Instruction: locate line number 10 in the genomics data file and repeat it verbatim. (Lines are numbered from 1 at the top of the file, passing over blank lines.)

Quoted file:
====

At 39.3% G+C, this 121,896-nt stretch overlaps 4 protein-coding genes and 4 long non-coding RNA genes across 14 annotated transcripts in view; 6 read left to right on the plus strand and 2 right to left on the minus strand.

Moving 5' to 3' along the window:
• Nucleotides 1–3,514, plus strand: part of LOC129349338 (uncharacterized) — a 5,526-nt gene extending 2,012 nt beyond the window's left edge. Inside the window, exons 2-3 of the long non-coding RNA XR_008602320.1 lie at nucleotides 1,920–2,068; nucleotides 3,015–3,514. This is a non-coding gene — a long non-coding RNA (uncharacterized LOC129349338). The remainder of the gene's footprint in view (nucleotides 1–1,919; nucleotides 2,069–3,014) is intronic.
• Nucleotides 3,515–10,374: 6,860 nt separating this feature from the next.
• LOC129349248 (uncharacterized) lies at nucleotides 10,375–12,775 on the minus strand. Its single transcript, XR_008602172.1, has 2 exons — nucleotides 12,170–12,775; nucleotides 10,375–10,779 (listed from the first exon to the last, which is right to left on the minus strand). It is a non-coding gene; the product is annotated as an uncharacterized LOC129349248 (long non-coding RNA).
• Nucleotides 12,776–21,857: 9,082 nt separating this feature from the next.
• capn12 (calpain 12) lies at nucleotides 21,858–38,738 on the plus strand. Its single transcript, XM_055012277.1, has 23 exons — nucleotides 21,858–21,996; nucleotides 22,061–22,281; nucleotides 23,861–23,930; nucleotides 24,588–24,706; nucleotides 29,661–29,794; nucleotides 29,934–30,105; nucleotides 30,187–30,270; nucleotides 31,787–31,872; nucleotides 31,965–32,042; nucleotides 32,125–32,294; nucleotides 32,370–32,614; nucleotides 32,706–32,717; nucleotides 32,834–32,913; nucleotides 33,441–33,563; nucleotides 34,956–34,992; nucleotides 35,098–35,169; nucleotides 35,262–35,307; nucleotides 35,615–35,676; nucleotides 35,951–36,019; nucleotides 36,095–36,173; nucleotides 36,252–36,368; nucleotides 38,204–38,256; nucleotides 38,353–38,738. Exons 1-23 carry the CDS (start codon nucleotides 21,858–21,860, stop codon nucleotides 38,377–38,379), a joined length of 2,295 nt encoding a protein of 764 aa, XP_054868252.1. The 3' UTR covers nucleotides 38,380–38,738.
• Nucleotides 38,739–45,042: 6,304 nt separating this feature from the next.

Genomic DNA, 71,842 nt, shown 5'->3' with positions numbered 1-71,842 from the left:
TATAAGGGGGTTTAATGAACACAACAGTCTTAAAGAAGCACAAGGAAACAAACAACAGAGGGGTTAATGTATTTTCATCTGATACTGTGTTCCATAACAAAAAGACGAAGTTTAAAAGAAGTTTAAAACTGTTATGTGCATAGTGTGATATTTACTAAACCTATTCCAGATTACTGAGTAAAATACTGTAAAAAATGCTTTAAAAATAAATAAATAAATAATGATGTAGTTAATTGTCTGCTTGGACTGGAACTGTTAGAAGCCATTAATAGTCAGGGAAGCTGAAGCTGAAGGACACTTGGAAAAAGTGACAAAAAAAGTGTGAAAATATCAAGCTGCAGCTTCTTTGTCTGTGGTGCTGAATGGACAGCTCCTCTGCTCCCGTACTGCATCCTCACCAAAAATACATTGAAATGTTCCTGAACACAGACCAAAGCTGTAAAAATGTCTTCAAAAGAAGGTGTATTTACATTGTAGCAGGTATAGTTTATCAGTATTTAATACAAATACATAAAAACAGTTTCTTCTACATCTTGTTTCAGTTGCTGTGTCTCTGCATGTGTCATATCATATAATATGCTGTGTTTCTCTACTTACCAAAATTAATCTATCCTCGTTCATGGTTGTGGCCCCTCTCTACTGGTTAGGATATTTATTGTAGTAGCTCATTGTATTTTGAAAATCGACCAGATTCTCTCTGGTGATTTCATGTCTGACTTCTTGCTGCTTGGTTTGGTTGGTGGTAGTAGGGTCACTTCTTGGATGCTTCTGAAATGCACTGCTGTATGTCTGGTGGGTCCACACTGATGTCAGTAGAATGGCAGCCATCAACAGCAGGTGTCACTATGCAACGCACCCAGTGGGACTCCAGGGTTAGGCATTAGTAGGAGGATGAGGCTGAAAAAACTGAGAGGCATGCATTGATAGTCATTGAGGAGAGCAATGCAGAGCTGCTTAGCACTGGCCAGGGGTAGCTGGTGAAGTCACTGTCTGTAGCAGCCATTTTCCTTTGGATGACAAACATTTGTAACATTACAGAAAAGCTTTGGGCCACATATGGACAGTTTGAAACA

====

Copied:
TATAAGGGGGTTTAATGAACACAACAGTCTTAAAGAAGCACAAGGAAACAAACAACAGAGGGGTTAATGTATTTTCATCTGATACTGTGTTCCATAACAAAAAGACGAAGTTTAAAAGAAGTTTAAAACTGTTATGTGCATAGTGTGATATTTACTAAACCTATTCCAGATTACTGAGTAAAATACTGTAAAAAATGCTTTAAAAATAAATAAATAAATAATGATGTAGTTAATTGTCTGCTTGGACTGGAACTGTTAGAAGCCATTAATAGTCAGGGAAGCTGAAGCTGAAGGACACTTGGAAAAAGTGACAAAAAAAGTGTGAAAATATCAAGCTGCAGCTTCTTTGTCTGTGGTGCTGAATGGACAGCTCCTCTGCTCCCGTACTGCATCCTCACCAAAAATACATTGAAATGTTCCTGAACACAGACCAAAGCTGTAAAAATGTCTTCAAAAGAAGGTGTATTTACATTGTAGCAGGTATAGTTTATCAGTATTTAATACAAATACATAAAAACAGTTTCTTCTACATCTTGTTTCAGTTGCTGTGTCTCTGCATGTGTCATATCATATAATATGCTGTGTTTCTCTACTTACCAAAATTAATCTATCCTCGTTCATGGTTGTGGCCCCTCTCTACTGGTTAGGATATTTATTGTAGTAGCTCATTGTATTTTGAAAATCGACCAGATTCTCTCTGGTGATTTCATGTCTGACTTCTTGCTGCTTGGTTTGGTTGGTGGTAGTAGGGTCACTTCTTGGATGCTTCTGAAATGCACTGCTGTATGTCTGGTGGGTCCACACTGATGTCAGTAGAATGGCAGCCATCAACAGCAGGTGTCACTATGCAACGCACCCAGTGGGACTCCAGGGTTAGGCATTAGTAGGAGGATGAGGCTGAAAAAACTGAGAGGCATGCATTGATAGTCATTGAGGAGAGCAATGCAGAGCTGCTTAGCACTGGCCAGGGGTAGCTGGTGAAGTCACTGTCTGTAGCAGCCATTTTCCTTTGGATGACAAACATTTGTAACATTACAGAAAAGCTTTGGGCCACATATGGACAGTTTGAAACA